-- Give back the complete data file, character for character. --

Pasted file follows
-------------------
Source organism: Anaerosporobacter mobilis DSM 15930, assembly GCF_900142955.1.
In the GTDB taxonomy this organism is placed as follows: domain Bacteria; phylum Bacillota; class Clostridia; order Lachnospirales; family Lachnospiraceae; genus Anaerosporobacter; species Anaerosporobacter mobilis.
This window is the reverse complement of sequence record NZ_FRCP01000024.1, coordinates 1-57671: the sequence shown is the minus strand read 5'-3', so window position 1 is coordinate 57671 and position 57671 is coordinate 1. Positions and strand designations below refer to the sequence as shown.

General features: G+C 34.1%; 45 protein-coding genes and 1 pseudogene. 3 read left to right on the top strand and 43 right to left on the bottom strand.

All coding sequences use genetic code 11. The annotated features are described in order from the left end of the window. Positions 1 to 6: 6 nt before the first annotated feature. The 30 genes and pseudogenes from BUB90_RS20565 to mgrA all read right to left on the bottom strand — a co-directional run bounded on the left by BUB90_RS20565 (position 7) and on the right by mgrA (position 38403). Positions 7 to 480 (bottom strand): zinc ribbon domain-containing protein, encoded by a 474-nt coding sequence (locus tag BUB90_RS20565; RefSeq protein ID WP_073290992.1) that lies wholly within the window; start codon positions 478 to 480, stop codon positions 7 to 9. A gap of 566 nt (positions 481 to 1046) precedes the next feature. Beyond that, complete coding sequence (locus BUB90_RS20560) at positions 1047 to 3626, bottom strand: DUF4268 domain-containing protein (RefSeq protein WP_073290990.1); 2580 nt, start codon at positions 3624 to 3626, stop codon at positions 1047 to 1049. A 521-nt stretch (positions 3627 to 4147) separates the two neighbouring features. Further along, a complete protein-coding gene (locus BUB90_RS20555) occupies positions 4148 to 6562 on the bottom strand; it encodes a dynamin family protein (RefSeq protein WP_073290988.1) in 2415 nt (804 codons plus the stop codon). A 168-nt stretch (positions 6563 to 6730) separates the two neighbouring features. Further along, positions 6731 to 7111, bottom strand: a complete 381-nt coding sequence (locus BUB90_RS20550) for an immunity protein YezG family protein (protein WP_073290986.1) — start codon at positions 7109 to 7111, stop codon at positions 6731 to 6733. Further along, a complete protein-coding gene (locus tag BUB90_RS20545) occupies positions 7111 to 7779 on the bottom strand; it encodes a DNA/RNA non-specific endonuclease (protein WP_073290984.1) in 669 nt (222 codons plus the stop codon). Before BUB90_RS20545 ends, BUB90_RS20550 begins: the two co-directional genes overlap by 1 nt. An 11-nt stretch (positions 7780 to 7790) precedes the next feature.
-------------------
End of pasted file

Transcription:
Source organism: Anaerosporobacter mobilis DSM 15930, assembly GCF_900142955.1.
In the GTDB taxonomy this organism is placed as follows: domain Bacteria; phylum Bacillota; class Clostridia; order Lachnospirales; family Lachnospiraceae; genus Anaerosporobacter; species Anaerosporobacter mobilis.
This window is the reverse complement of sequence record NZ_FRCP01000024.1, coordinates 1-57671: the sequence shown is the minus strand read 5'-3', so window position 1 is coordinate 57671 and position 57671 is coordinate 1. Positions and strand designations below refer to the sequence as shown.

General features: G+C 34.1%; 45 protein-coding genes and 1 pseudogene. 3 read left to right on the top strand and 43 right to left on the bottom strand.

All coding sequences use genetic code 11. The annotated features are described in order from the left end of the window. Positions 1 to 6: 6 nt before the first annotated feature. The 30 genes and pseudogenes from BUB90_RS20565 to mgrA all read right to left on the bottom strand — a co-directional run bounded on the left by BUB90_RS20565 (position 7) and on the right by mgrA (position 38403). Positions 7 to 480 (bottom strand): zinc ribbon domain-containing protein, encoded by a 474-nt coding sequence (locus tag BUB90_RS20565; RefSeq protein ID WP_073290992.1) that lies wholly within the window; start codon positions 478 to 480, stop codon positions 7 to 9. A gap of 566 nt (positions 481 to 1046) precedes the next feature. Beyond that, complete coding sequence (locus BUB90_RS20560) at positions 1047 to 3626, bottom strand: DUF4268 domain-containing protein (RefSeq protein WP_073290990.1); 2580 nt, start codon at positions 3624 to 3626, stop codon at positions 1047 to 1049. A 521-nt stretch (positions 3627 to 4147) separates the two neighbouring features. Further along, a complete protein-coding gene (locus BUB90_RS20555) occupies positions 4148 to 6562 on the bottom strand; it encodes a dynamin family protein (RefSeq protein WP_073290988.1) in 2415 nt (804 codons plus the stop codon). A 168-nt stretch (positions 6563 to 6730) separates the two neighbouring features. Further along, positions 6731 to 7111, bottom strand: a complete 381-nt coding sequence (locus BUB90_RS20550) for an immunity protein YezG family protein (protein WP_073290986.1) — start codon at positions 7109 to 7111, stop codon at positions 6731 to 6733. Further along, a complete protein-coding gene (locus tag BUB90_RS20545) occupies positions 7111 to 7779 on the bottom strand; it encodes a DNA/RNA non-specific endonuclease (protein WP_073290984.1) in 669 nt (222 codons plus the stop codon). Before BUB90_RS20545 ends, BUB90_RS20550 begins: the two co-directional genes overlap by 1 nt. An 11-nt stretch (positions 7780 to 7790) precedes the next feature.